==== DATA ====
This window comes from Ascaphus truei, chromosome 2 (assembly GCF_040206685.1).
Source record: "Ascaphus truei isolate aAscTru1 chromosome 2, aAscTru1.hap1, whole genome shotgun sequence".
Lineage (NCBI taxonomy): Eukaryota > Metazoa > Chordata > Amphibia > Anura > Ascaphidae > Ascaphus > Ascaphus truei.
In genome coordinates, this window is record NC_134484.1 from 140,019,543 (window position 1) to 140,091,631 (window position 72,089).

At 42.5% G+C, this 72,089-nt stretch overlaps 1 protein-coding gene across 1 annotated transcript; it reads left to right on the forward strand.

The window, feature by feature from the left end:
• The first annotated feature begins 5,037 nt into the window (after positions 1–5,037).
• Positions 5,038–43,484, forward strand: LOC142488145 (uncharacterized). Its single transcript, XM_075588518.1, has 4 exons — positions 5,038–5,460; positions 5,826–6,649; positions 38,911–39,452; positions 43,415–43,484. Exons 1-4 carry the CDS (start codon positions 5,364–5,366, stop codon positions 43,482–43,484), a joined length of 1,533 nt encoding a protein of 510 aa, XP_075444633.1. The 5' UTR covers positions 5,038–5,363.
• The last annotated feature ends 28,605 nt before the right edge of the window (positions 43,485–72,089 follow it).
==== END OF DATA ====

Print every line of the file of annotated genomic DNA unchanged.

This window comes from Ascaphus truei, chromosome 2 (assembly GCF_040206685.1).
Source record: "Ascaphus truei isolate aAscTru1 chromosome 2, aAscTru1.hap1, whole genome shotgun sequence".
Lineage (NCBI taxonomy): Eukaryota > Metazoa > Chordata > Amphibia > Anura > Ascaphidae > Ascaphus > Ascaphus truei.
In genome coordinates, this window is record NC_134484.1 from 140,019,543 (window position 1) to 140,091,631 (window position 72,089).

At 42.5% G+C, this 72,089-nt stretch overlaps 1 protein-coding gene across 1 annotated transcript; it reads left to right on the forward strand.

The window, feature by feature from the left end:
• The first annotated feature begins 5,037 nt into the window (after positions 1–5,037).
• Positions 5,038–43,484, forward strand: LOC142488145 (uncharacterized). Its single transcript, XM_075588518.1, has 4 exons — positions 5,038–5,460; positions 5,826–6,649; positions 38,911–39,452; positions 43,415–43,484. Exons 1-4 carry the CDS (start codon positions 5,364–5,366, stop codon positions 43,482–43,484), a joined length of 1,533 nt encoding a protein of 510 aa, XP_075444633.1. The 5' UTR covers positions 5,038–5,363.
• The last annotated feature ends 28,605 nt before the right edge of the window (positions 43,485–72,089 follow it).